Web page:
Anglers moving slowly along shorelines frequently sight-fish for tailing redfish with various lures. Many anglers throw jigheads sweetened with plastic shrimp or minnow trailers bounced along the bottom. Others toss gold spoons, working them very slowly so the lure wobbles enticingly. Occasionally, pause to let the spoon fall.
However, spinnerbaits also make excellent redfish temptations. Since spinnerbaits cover considerable tracts of water quickly, they also make outstanding search lures. Anglers can fish spinnerbaits in a variety of ways.
“I’ve won hundreds of thousands of dollars fishing professional redfish tournaments,” Randazzo recalled. “More than 95 percent of that money was attributed to spinnerbaits. People can wake it just under the surface, a foot below the surface or along the bottom without stopping. To vary the depth of the bait, change the speed of the retrieve. Sometimes, I work a spinner just inches off the bottom, almost like a worm or a jig.”
Throw spinners into shoreline pockets, marshy drains, across points or over oyster reefs. Run the bait steadily, but occasionally stop reeling to let the spinner “helicopter” down while the blades turn. A redfish may follow a bait a while and then demolish it as it falls.
“Redfish are impulsive fish,” Randazzo said. “They are territorial and react to certain presentations. By allowing the spinnerbait to helicopter down right in front of the fish, it antagonizes it into striking even when it’s not actively feeding.”
While spinnerbaits certainly attract redfish, few angling experiences beat the adrenalin rush of monster redfish smashing surface baits with enough commotion to mimic an anvil tossed into shallow water. Since redfish relish mullets, many anglers throw “walk-the-dog” topwaters that simulate surface-feeding mullets. Walking baits create scintillating action by bobbing and weaving from side to side.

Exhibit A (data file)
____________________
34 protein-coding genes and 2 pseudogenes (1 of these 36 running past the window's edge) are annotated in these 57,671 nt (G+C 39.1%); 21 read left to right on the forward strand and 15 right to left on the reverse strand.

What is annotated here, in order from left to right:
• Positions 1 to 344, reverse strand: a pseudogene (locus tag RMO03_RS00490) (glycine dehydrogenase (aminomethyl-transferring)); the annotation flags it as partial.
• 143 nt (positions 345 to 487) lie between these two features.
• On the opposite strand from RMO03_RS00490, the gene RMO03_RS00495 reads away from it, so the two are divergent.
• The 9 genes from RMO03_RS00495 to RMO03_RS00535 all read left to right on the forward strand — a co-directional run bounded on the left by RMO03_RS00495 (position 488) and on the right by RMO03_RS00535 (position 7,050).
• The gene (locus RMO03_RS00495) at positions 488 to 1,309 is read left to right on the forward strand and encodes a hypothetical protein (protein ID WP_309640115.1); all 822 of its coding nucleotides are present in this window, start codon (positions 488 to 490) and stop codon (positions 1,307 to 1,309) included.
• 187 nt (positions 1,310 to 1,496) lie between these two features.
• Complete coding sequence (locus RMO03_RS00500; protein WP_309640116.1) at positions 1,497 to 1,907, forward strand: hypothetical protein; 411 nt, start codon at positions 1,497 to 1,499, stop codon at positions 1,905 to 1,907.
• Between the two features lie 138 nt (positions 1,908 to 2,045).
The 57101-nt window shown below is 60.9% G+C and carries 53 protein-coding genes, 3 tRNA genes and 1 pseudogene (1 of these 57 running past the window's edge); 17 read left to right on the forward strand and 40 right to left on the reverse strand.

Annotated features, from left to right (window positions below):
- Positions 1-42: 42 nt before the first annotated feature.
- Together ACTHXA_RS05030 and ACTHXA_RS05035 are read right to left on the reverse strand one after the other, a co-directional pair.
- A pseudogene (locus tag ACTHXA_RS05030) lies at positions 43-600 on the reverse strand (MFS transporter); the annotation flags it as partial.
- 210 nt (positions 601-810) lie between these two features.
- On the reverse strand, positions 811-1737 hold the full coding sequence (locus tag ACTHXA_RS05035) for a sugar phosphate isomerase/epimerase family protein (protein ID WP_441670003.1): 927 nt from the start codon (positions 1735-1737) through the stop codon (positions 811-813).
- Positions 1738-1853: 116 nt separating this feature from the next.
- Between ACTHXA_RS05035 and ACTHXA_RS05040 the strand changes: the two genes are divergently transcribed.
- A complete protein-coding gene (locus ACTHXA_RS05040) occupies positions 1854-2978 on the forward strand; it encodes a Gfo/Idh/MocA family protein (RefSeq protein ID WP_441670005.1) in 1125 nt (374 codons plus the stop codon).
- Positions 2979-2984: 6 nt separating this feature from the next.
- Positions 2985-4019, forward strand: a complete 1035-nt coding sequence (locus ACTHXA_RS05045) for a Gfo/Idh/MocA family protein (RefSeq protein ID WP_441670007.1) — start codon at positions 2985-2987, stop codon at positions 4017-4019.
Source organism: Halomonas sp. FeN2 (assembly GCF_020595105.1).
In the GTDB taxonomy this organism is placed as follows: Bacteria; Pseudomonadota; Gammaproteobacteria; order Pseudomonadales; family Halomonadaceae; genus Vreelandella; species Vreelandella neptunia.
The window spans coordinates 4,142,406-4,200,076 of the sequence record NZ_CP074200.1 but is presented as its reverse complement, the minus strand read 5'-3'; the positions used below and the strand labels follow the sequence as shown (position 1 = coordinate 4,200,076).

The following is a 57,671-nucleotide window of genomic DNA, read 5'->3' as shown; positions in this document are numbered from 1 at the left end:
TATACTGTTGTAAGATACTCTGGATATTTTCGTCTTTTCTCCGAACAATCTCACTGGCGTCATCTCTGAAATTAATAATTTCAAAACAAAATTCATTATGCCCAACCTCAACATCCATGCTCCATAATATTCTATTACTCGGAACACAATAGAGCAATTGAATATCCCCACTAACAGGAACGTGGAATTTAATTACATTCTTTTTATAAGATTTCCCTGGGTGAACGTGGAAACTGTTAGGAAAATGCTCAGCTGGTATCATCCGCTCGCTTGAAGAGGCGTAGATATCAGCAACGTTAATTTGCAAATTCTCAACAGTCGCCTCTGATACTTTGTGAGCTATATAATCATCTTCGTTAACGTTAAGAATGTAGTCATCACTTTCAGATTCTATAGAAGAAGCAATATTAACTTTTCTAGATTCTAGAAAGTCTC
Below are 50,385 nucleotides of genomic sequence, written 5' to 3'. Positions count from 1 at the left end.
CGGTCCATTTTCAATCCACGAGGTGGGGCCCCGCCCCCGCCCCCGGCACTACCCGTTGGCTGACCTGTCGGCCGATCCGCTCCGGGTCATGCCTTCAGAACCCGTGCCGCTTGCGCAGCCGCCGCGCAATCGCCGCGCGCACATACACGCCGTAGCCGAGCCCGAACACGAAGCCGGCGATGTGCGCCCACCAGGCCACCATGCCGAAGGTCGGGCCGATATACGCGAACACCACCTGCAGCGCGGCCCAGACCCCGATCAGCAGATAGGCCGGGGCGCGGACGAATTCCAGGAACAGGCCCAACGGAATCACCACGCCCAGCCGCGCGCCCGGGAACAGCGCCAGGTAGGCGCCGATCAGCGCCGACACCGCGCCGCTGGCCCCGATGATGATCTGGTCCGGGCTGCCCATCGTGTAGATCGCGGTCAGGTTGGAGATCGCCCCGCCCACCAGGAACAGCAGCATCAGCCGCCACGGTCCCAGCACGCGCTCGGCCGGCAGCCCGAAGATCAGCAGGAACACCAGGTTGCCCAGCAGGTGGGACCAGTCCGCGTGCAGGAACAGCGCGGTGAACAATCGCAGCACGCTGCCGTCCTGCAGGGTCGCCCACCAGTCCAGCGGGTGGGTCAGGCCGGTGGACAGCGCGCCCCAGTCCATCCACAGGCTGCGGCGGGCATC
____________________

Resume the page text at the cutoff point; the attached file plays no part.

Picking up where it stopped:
“I like walking baits with rattles in them,” remarked Mike Gallo with Angling Adventures of Louisiana Guide Service (985-781-7811, www.Aaofla.com) in Slidell. “I like MirrOlure Top Dogs, but I like a Top Dog Pup better than the larger ones because it’s easier for a redfish to get into his mouth. A Super Spook is another good bait. I prefer natural colors. I like a white belly, silver sides and a green or black back to imitate a mullet.”
Reds also hit jerkbaits, chuggers, prop baits, poppers and other surface lures. Poppers or chuggers displace water with concave nose surfaces. When jerked, they gurgle with considerable surface disruption. Prop baits thrash the surface with nose or rear propellers, sometimes both.
People can also use soft-plastic lizards, creatures, frogs and similar baits on the surface. Rigged with hooks inserted into the plastic bodies and without weights, these lifelike lures slither through thick vegetation with ease. In very shallow water or extremely dense weeds, dance them over the surface. Sometimes, redfish explode up through thick weeds to engulf them, vegetation and all.
Anywhere in the Barataria Estuary, anglers can usually find big redfish. Some better areas include Little Lake, Bayou St. Denis, The Pen, Bayou Perot, Bayou Rigolettes, Turtle Lake, Long Bay, Round Lake, Raccoon Lake and practically any small marsh pond off the Barataria Waterway or Barataria Bay. For big bull redfish, fish the passes where Barataria Bay enters the Gulf and use cracked crab, live mullets about six inches long or mullet chunks. Many people also wade the beaches on Grand Isle to fish the surf for big reds.